Fear and Shame
There is something profound about Peter's confession in the Scripture that Jesus is 'the Christ, the Son of the Living God.' (Matt 16:16) It seems so simple on the lips to make this confession, but when you think about it, this confession is contrary to our nature. It goes against the ways of the world. It goes against the schemes and plots of Satan. Making this confession is, as Jesus says, something that can only be done when the Spirit of God works in the heart of a person and reveals this truth to them (Matt 16:17).
This message is not natural, but it is a message in which all of nature rejoices. To confess that Jesus is the Christ, the Son of the Living God, is to proclaim to the world a message of grace, peace, joy, and salvation. It is a message that God himself has given all of himself to his people in the person of his son. It is a message that gives us everything while demanding nothing of us. Yet, everything in our nature rebels against making this confession because we want to have a part in it. We want the glory for saving ourselves and this world from the mess in which it finds itself.
The opposition to this confession of Jesus as Christ and Lord sometimes looks obvious and at other times it looks hidden, yet that opposition always exists. We are called to make this declaration not just once but everyday and at every moment. We must make it again and again. However, too often we fall short in our confession of Christ. One need only look to Peter in the hours before Christ is crucified. Peter had made the foundation confession of Christ earlier, declaring before Jesus, the disciples, and a watching world who Jesus is. Nevertheless, in the hour of testing as he is in the courtyard of the high priest and questioned about Christ, he denies him three times. Out of the fear of the world, Peter takes his eyes off of Christ and falls. This pillar of the church falls, and what a fall it was!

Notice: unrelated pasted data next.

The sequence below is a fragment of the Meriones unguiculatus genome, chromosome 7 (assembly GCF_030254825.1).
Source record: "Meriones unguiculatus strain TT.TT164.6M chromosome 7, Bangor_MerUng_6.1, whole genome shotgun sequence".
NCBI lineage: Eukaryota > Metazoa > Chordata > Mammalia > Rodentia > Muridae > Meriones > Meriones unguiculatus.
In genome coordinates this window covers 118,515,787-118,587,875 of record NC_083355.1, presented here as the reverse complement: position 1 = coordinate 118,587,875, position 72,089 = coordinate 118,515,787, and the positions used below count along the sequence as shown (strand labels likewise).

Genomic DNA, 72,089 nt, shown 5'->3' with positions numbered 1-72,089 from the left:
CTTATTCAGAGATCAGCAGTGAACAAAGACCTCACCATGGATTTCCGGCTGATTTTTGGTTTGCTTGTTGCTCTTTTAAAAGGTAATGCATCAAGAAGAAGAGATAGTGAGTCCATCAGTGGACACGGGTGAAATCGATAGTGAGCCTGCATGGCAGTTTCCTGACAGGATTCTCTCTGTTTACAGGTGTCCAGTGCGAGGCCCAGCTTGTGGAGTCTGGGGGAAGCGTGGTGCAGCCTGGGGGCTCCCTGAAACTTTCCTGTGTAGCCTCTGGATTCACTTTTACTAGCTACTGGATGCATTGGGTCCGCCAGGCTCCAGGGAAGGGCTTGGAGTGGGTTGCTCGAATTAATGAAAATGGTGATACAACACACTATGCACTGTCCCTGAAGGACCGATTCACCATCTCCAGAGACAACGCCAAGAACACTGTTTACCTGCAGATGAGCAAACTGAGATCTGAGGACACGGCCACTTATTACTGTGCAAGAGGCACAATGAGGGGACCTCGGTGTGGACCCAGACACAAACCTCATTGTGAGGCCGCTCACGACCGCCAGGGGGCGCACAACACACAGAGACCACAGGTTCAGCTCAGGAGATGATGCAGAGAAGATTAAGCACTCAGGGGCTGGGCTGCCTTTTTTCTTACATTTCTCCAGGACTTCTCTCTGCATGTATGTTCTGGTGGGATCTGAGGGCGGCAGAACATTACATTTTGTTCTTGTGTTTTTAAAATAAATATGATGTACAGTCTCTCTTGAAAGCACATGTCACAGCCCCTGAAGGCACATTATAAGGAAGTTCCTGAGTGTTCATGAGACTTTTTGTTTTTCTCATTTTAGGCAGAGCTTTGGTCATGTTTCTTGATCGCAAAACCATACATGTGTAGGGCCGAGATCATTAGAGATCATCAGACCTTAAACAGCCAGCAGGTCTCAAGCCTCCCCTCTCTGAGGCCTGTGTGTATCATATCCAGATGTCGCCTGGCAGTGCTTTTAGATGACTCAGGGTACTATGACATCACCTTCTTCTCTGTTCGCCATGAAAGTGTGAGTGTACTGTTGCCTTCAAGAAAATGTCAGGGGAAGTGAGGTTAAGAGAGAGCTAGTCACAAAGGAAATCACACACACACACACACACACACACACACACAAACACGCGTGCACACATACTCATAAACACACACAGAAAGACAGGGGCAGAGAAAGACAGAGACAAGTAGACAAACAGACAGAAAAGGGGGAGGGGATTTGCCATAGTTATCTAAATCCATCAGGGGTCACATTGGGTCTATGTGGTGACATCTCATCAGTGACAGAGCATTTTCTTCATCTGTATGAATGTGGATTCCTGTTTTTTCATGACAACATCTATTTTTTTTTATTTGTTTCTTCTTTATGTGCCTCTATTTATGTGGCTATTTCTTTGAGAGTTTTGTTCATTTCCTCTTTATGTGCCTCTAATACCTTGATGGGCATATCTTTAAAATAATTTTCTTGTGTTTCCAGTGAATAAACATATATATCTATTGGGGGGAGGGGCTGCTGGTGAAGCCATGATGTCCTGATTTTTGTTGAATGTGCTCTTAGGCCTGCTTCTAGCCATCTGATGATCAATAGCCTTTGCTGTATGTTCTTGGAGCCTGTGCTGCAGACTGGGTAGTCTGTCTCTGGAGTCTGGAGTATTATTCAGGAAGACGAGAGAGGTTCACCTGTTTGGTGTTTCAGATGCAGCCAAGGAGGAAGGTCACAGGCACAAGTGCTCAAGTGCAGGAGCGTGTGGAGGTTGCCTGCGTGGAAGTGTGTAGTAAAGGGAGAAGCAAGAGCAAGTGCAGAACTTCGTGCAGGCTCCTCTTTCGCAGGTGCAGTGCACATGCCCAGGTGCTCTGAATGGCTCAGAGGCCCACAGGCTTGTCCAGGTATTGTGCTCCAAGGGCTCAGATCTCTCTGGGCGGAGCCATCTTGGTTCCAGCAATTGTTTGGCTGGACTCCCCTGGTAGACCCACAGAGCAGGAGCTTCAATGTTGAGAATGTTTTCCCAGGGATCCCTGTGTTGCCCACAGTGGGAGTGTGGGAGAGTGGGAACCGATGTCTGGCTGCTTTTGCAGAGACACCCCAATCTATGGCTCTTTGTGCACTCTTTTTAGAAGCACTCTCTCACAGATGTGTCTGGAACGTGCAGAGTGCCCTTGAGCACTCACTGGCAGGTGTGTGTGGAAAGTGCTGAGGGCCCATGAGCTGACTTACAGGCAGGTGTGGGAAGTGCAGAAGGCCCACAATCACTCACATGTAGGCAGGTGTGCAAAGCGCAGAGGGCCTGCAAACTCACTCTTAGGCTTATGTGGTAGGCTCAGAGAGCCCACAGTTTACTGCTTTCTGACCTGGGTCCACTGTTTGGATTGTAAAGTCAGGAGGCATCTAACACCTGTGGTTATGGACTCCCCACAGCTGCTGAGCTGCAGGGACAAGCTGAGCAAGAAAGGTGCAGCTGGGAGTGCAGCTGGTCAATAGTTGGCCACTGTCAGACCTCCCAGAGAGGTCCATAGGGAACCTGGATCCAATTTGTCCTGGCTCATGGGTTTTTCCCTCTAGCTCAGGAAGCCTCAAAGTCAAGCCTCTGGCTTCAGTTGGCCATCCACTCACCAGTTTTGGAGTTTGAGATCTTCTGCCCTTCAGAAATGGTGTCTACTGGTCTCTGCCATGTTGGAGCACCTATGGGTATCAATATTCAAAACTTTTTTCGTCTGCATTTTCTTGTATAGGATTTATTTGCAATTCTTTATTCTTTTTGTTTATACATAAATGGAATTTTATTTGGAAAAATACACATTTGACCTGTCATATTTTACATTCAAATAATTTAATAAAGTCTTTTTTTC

Making a faithful confession of Christ is something against which the world, the flesh, and the devil fight. They place in us a sense of fear and shame about the confession of Christ. We know that being a faithful witness to Christ might mean we lose respect, honor, or position in our society, and that is scary. It is easier to fit in with the group with which we identify ourselves rather than call them to godliness. Bavinck puts it well when he says:
We are afraid that by siding with Christ we will lose entirely our name and honor as a person before others and will become an object of scorn and derision, of abuse and persecution. We fear, that through the confession of Christ, our dignity, personality, humanity will be injured and suffer loss.
The irony of this fear, is that before we come to Christ we have nothing. Those things are just illusions. It is only in having Christ that we have something. When we confess Christ, we actually only give up an illusion of having respect, honor, and glory. We give up a delusion. So, daily we are called to confess Christ and to give up a delusional vision of ourselves. It is only in doing this that we find true freedom from fear and shame. Bavinck again is helpful when he says:
The Word of the Lord upsets that delusion of ours. We must deny that fancy if we desire to be saved by Christ. For Christians—that means, to count our own opinion and that of others as of no worth and worthiness, and instead, to accept the judgment of God over our own and hoping only for his grace and mercy. The confession of Christ implies that we lose ourselves and everything, our name and honor, our possessions and blood, our soul and life. It is precisely against this that the false shame protests. The desire for self-preservation, in appearance, compels and drives man, with all his strength and power to oppose the gospel.
When we try to preserve our lives, we lose them. Only when we surrender our lives, do we find life. Everything in us and around us fights against this, but when the Holy Spirit works on our hearts, we are able to declare with Peter and all the saints that have gone before that Jesus 'is the Christ, the Son of the Living God.'